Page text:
Inspector Bright, looking just as attractive as he’d had earlier—maybe more so, given that his collar had clearly been loosened a bit—stood on the step, smiling. “Thanks for seeing me. I know it’s a bit late, but the more we can get sorted early on, the better.”
“Not got your sergeant with you?” Adam, trying not to sound too pleased about that fact, ushered his guest into the hallway.
“He’s got the job of contacting Ian Youngs’s family. I got the long straw for once.”
Adam wasn’t sure how to answer that, apart from showing the way to the kitchen and hiding his grin. “Bloody awful job that must be. How can you bear to do it?”
“I was going to say you get hardened to it, but I suspect if you did, you’d be no use at it.” Robin slipped onto one of the stools at the breakfast bar, then took out a notebook and pen. “Black coffee, please,” he said, in response to Adam’s gesture towards the coffeemaker. “This house is really nice. I thought teachers were poorly paid.”
“We are.” Adam poured the drinks. “This was my grandparents’ cottage. As their only grandchild, they left it to me. I’d rather still have them here and be a lodger or something.” Oh God. Already pouring my heart out. “Sugar?”
“No. Just as it comes, thanks.” Robin took the mug. “Have you always lived around here?”
“God no. Born and brought up in Hampshire.” Adam fetched his drink and a plate of biscuits—maybe he’d get his appetite back?—over to the breakfast bar. “One of life’s coincidences, the job at Lindenshaw St. Crispin’s coming up just about the same time I got this place. And a bit of a promotion—inclusion coordinator as well as class teacher.” Nerves were getting the better of his tongue. Shut up with the life story.
“I bet you think that’s a two-edged sword, now. Being at St. Crispin’s.”
“You mean because of this murder?”
“Not just that.” Robin took one of the biscuits, tapping the crumbs off but not eating it. “It’s not exactly a high-flying place.”
Adam shrugged. “I knew it wasn’t all the local reputation cracked it up to be. It was going downhill even before I got there, in case you think I’m the one who scuppered it.”
Robin laughed, wearily. “It’s always had a high opinion of itself.”
“I don’t know, it’s . . .” A scratching noise at the back door made them both turn round. “Excuse me. That’s Campbell.” Adam hopped off his chair.
“The dog. I inherited him with the house too. Come in, boy.” He opened the door for a large Newfoundland to make a regal entrance. “Does he bother you? I’ll lock him in the bedroom if he does.”
“No. I like dogs.” Robin tapped his leg, encouraging Campbell to come over for a pat. “I don’t have the regular hours to let me keep one.”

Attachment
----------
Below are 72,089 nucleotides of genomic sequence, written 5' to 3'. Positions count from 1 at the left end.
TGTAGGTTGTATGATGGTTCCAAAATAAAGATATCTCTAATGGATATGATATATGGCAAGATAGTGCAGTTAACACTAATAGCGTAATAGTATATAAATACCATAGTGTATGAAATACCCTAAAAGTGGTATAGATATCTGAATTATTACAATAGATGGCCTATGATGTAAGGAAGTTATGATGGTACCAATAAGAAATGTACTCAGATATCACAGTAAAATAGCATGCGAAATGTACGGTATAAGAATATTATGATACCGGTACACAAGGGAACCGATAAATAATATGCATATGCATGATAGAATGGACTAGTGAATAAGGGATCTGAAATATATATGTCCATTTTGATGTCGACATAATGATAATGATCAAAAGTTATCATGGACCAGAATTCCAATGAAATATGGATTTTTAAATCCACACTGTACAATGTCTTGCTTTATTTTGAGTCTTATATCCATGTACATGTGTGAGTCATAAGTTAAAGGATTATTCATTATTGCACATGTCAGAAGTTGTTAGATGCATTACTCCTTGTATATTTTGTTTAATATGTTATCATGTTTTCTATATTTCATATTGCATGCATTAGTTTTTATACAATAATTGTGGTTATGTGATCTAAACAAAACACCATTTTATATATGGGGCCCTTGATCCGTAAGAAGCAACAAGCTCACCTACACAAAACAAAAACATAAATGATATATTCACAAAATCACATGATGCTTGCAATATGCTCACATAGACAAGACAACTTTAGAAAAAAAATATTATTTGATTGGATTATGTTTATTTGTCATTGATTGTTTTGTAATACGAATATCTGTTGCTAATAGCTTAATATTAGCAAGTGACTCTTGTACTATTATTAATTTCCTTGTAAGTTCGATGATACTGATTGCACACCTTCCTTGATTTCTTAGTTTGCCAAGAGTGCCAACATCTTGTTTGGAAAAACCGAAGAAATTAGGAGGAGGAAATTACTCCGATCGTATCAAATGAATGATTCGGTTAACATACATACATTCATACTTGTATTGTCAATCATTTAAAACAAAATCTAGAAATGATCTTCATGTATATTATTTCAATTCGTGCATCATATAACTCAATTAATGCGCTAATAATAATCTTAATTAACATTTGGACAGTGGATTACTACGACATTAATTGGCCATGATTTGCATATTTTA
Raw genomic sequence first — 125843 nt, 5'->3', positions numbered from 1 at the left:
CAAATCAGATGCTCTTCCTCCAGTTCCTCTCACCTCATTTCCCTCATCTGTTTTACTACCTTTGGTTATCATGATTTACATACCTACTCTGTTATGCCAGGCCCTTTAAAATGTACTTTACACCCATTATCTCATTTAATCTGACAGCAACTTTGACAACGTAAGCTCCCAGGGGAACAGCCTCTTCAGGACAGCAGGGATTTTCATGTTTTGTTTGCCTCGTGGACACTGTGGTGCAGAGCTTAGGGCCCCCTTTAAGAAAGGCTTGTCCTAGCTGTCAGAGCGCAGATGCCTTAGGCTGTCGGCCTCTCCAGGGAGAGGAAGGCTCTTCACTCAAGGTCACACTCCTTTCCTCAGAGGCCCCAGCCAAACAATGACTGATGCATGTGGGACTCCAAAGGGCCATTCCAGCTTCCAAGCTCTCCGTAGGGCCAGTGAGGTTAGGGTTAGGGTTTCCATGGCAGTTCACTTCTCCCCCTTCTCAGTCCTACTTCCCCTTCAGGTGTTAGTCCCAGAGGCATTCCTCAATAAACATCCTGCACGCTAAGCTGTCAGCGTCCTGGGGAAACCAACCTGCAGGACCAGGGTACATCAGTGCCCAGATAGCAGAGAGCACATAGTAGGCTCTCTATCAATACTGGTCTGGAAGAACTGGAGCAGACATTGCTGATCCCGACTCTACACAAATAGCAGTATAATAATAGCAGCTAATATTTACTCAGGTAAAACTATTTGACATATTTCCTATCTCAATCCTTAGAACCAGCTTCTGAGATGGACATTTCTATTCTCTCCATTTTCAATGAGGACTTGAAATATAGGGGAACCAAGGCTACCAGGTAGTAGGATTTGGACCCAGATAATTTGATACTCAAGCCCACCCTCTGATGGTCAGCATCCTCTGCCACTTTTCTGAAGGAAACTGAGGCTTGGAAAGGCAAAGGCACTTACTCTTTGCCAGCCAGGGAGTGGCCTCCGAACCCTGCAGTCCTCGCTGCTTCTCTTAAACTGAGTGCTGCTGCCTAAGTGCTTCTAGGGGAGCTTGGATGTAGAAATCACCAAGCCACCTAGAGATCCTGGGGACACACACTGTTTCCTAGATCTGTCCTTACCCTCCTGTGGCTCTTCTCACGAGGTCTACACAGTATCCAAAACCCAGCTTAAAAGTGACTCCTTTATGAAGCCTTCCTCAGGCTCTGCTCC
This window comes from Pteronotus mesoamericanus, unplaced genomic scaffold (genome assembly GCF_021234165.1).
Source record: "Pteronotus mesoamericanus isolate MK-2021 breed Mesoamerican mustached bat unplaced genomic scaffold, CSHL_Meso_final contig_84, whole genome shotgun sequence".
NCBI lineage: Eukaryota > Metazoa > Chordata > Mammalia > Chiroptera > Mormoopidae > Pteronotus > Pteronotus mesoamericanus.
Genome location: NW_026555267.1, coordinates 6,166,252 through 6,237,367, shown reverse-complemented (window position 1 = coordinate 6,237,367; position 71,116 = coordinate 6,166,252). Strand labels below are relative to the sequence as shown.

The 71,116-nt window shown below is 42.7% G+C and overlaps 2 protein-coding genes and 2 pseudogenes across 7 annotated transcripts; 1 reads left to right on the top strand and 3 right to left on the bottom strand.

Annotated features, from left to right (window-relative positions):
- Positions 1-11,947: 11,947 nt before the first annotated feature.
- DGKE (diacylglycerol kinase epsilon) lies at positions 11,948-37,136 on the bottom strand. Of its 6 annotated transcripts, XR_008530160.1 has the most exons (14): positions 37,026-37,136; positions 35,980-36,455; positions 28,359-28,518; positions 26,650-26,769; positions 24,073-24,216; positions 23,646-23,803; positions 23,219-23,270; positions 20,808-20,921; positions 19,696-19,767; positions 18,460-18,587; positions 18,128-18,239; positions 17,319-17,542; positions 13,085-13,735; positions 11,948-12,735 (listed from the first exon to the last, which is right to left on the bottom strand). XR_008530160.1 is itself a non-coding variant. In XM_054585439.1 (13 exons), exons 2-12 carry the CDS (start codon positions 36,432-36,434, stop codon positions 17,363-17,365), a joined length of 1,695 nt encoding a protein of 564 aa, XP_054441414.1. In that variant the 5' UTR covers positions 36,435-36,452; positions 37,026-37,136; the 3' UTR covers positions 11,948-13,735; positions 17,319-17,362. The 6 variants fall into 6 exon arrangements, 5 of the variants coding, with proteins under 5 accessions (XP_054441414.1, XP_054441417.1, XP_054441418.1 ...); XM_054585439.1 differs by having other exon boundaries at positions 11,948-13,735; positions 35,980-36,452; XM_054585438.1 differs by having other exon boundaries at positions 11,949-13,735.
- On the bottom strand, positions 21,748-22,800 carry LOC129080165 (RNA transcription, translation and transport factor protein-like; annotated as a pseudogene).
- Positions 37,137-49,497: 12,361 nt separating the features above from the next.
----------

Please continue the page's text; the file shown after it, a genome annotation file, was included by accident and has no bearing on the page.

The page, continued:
Adam slipped back onto his chair. Funny how the arrival of the dog had eased the atmosphere immediately, creating a common point of contact that had nothing to do with dead bodies or schools. “Unlike us teachers with our allegedly short days and long holidays.”
“I didn’t say that.” Robin smiled, caressing Campbell affectionately behind the ear.
“You’ve made a friend. Just don’t give him any biscuits. He’s spoiled enough.”
“Noted.” Robin flashed another one of his devastating, dark-eyed smiles. “You were saying?”
“I was going to say that there are plenty of people who’d leap at the chance to run the school.” Adam watched the interaction of dog and rozzer. George had never really established more than a wary truce with Campbell, even when he’d been living here for weeks on end. Didn’t they say that animals knew? “If someone comes in and turns us around, it’ll be a real feather in his or her cap. Campbell!”
The dog, suitably chastened, took his nose out of Robin’s pocket where it might have hoped to find a stray custard cream.
“Where’s your chewy toy? Go find it. Go on, boy.”
Campbell, reluctantly, went to his bed, rooting around under it.
“He’s a daft beggar. I’m sure it’s not there. Still, it’ll keep him out of mischief.” Adam sighed. “For whoever gets the headteacher job, there’s every chance it’ll turn out to be this year St. Crispin’s, and two years down the line some failing inner-city primary school with a mega salary to boot. People should be falling over themselves to get it.”
“Really?” Robin made a sour face, swiftly hidden. “If the job’s such a plum, then why did nobody decent apply the first time?”
Campbell, proving his owner wrong, waddled over with a teddy bear firmly clenched in his jaws, depositing the vile object in Robin’s lap.
“I said you’d made a friend. You’ll have to pretend to be pleased, even if it’s revolting.” Adam found the sight of dog and man together strangely comforting.